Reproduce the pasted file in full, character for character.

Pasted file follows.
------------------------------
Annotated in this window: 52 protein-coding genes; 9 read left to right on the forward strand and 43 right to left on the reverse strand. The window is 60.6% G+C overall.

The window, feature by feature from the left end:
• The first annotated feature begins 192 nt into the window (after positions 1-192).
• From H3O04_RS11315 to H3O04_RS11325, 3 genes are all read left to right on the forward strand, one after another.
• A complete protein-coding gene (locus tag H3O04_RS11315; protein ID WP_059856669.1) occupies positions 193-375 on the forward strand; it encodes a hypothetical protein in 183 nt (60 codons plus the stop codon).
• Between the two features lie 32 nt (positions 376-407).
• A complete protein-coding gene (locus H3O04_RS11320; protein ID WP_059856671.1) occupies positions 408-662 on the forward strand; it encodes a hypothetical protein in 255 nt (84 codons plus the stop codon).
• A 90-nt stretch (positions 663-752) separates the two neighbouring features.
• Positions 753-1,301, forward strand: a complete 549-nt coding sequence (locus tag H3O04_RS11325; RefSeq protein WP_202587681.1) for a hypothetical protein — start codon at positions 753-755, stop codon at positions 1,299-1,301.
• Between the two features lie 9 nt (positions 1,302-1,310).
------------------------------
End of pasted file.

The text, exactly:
Annotated in this window: 52 protein-coding genes; 9 read left to right on the forward strand and 43 right to left on the reverse strand. The window is 60.6% G+C overall.

The window, feature by feature from the left end:
• The first annotated feature begins 192 nt into the window (after positions 1-192).
• From H3O04_RS11315 to H3O04_RS11325, 3 genes are all read left to right on the forward strand, one after another.
• A complete protein-coding gene (locus tag H3O04_RS11315; protein ID WP_059856669.1) occupies positions 193-375 on the forward strand; it encodes a hypothetical protein in 183 nt (60 codons plus the stop codon).
• Between the two features lie 32 nt (positions 376-407).
• A complete protein-coding gene (locus H3O04_RS11320; protein ID WP_059856671.1) occupies positions 408-662 on the forward strand; it encodes a hypothetical protein in 255 nt (84 codons plus the stop codon).
• A 90-nt stretch (positions 663-752) separates the two neighbouring features.
• Positions 753-1,301, forward strand: a complete 549-nt coding sequence (locus tag H3O04_RS11325; RefSeq protein WP_202587681.1) for a hypothetical protein — start codon at positions 753-755, stop codon at positions 1,299-1,301.
• Between the two features lie 9 nt (positions 1,302-1,310).